Another subdivision of the activities section is a special events program, charged with keeping the students up to dare on happenings in and around El Paso. Through a weekly newsletter to each student, they are kept informed on occurrences such as concerts, rodeos, plays, sporting events, and other special happenings which they may attend. Through encouraging these students to attend as many of these events as possible, it is felt that they will gain some idea of our American culture. For many events, tickets are donated free of charge by El Paso civilians. For others, the battalion purchases tickets for interested students. In most cases, if free tickets are not made available, the student is able to obtain them at a reduced cost. During the past 18 months, over 1,800 free tickets have been provided to the students.

Another important function of the special events department is the guest speaker program. Through close liaison with the El Paso community, various civic and church groups and high schools periodically request students from the countries in residence to speak to their group concerning their country. Students give talks on religion, education, culture, or generally about their country. Many times they show films or slides to accompany their speech.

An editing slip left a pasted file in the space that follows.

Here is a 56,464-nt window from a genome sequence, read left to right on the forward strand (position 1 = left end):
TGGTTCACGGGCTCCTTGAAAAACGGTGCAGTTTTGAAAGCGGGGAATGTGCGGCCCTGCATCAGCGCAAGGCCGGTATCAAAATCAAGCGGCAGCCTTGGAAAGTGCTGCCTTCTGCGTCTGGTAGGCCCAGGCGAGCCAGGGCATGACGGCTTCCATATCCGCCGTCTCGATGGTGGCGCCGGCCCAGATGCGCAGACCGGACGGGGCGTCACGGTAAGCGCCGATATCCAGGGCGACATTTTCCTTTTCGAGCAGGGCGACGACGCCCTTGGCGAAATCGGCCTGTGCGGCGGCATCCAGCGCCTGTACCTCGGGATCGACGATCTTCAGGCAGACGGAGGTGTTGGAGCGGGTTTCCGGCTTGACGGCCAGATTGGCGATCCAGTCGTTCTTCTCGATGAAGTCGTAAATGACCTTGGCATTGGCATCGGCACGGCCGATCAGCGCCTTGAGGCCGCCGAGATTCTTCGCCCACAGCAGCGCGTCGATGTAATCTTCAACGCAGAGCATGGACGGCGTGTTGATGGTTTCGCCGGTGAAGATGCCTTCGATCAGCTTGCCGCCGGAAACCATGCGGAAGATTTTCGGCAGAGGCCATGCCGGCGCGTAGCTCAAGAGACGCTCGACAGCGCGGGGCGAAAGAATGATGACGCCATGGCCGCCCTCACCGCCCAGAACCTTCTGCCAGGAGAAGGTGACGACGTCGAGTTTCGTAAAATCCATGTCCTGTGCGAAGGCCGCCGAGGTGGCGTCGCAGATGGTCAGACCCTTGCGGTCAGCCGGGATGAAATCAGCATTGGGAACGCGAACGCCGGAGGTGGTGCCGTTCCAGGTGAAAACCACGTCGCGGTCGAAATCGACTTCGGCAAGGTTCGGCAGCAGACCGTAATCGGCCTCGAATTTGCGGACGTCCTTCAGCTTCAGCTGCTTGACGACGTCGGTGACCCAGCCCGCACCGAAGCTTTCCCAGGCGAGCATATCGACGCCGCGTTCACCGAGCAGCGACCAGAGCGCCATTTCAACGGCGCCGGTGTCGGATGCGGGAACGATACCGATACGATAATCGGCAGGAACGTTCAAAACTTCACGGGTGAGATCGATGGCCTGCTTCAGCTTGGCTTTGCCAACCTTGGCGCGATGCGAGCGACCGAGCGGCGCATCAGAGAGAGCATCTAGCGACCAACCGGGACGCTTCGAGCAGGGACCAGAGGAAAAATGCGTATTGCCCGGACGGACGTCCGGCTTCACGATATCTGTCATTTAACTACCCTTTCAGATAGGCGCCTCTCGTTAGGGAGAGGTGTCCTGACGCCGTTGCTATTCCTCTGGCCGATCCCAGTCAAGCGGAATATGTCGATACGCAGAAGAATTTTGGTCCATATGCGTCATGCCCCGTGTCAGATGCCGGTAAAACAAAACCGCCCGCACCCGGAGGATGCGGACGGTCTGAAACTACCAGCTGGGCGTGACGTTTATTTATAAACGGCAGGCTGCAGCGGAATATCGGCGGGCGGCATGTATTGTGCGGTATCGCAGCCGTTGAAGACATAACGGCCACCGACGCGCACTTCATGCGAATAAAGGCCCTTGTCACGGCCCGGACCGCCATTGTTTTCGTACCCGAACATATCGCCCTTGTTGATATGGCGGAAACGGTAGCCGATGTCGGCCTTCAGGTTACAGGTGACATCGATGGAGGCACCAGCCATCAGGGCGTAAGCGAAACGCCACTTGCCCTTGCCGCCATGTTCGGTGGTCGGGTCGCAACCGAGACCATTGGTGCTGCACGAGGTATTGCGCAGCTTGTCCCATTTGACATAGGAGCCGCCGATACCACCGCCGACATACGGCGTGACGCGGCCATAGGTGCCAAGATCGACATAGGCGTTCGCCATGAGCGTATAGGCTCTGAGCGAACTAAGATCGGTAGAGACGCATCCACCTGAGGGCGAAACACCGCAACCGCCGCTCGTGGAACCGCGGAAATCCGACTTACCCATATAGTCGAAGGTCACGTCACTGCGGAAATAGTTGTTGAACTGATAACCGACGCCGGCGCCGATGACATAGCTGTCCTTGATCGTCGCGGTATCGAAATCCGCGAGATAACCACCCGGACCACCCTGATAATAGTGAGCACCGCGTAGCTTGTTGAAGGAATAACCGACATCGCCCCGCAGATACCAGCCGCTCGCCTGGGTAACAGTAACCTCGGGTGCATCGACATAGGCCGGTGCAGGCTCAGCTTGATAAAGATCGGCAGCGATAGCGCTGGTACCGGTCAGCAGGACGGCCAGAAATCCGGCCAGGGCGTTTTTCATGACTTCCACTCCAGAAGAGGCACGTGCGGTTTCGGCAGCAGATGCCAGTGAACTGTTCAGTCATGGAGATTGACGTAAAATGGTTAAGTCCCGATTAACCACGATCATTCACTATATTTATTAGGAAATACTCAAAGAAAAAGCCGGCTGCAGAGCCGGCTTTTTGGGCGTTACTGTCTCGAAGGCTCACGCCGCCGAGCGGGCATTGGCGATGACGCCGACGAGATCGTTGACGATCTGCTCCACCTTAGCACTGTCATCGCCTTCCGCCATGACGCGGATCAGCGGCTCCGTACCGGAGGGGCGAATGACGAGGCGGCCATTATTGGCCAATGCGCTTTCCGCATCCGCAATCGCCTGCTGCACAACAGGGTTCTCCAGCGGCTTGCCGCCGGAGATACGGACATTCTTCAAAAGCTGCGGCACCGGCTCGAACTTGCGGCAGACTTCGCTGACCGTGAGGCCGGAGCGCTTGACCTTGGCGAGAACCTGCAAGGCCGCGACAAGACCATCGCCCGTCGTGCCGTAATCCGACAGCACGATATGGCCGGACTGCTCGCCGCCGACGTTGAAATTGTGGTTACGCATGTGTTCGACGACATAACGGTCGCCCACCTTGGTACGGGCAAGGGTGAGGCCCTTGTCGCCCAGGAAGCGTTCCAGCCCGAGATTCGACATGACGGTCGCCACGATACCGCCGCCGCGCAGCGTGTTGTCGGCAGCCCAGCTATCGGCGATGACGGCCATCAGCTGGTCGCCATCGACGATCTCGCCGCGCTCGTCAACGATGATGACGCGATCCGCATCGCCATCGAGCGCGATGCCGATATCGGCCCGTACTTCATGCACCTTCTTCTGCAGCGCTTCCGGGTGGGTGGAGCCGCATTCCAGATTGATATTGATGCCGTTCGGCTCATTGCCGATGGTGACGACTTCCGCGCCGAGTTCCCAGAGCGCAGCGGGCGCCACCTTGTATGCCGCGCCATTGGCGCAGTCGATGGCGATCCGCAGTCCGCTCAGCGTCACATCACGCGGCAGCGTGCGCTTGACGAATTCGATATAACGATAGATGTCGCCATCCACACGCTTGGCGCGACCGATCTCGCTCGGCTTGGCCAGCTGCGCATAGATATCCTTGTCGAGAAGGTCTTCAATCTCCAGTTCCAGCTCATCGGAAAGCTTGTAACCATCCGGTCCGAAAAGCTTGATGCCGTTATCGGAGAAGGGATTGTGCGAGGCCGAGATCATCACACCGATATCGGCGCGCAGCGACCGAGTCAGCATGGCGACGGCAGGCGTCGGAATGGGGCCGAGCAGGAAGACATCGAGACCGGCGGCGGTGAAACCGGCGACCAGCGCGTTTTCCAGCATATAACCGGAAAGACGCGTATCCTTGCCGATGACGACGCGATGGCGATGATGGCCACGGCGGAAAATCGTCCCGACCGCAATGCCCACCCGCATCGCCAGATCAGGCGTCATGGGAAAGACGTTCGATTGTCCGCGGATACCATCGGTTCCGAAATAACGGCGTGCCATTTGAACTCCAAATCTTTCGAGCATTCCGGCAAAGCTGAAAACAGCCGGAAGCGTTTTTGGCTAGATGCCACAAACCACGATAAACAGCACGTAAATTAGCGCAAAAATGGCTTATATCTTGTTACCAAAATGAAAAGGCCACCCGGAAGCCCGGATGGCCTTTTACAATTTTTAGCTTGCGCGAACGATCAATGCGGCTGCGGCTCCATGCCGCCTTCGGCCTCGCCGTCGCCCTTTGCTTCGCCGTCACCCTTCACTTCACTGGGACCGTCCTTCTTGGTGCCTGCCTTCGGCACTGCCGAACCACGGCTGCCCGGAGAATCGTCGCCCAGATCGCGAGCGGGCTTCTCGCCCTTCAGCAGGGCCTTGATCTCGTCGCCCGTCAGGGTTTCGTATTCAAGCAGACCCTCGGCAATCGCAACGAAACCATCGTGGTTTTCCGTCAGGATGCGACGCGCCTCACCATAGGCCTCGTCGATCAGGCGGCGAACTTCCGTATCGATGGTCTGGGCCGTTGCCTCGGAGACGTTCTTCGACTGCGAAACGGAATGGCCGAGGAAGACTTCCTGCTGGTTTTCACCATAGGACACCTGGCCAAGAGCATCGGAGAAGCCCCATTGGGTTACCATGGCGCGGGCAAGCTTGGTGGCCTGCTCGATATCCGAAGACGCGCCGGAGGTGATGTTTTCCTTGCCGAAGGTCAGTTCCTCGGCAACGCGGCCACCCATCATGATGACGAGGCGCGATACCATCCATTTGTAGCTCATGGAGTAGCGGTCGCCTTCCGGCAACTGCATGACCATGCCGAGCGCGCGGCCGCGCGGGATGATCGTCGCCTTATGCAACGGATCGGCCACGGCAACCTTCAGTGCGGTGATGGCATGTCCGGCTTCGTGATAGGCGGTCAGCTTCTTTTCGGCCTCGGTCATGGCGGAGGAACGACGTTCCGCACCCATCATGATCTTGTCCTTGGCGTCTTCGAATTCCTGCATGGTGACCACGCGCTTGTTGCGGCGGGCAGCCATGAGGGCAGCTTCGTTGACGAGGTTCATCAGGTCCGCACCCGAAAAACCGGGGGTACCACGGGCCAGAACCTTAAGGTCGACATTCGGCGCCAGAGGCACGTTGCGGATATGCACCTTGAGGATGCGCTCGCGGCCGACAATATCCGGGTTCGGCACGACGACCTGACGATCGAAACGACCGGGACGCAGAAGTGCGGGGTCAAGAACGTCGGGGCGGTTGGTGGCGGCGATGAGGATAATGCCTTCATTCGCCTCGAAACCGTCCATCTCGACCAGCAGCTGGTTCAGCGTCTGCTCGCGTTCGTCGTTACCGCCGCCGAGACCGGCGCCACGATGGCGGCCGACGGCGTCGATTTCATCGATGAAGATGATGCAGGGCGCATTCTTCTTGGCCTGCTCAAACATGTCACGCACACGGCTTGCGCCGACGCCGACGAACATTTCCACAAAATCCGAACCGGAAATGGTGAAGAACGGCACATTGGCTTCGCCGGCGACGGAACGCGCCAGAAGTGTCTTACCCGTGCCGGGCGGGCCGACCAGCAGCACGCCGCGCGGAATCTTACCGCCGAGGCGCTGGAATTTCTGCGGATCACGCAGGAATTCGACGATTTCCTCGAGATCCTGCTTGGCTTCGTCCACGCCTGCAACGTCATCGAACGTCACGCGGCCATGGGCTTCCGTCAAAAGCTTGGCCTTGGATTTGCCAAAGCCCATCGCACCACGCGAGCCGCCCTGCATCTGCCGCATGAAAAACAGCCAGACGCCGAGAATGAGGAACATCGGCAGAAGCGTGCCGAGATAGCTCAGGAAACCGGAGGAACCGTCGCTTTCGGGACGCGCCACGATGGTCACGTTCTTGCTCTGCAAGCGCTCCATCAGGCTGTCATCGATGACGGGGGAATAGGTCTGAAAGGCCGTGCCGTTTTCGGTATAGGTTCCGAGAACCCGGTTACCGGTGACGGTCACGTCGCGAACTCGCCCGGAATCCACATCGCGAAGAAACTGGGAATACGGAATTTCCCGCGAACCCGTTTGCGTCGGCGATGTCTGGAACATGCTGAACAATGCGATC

This section also assists the countries in putting on special shows for the general public. Students frequently put on shows at local libraries, YMCA's, and in connection with special happenings in El Paso. During the period January 1964 to June 1965, 25 shows with an attendance of more than 7, 500 persons were held. Of special note is the Allied radio program. Each Sunday from 1000 to 1030, the Allied students present announcements and music of their country on a local radio station. The students, with assistance of this seaioa, plan, tape, and present the show themselves.

Additional events conducted for the students are the graduation photo and the honorary citizenship program. Upon graduation, each student receives a photograph of his class from the battalion and is presented with an honorary citizenship of El Paso by the mayor or his representative.


The most important and most complete introduction to the United States is accomplished through the host family programs. These programs are simple, casual hospitality programs with local El Paso and Fort Bliss families periodically hosting Allied personnel in their homes (fig 111). Both military and civilian programs are conducted.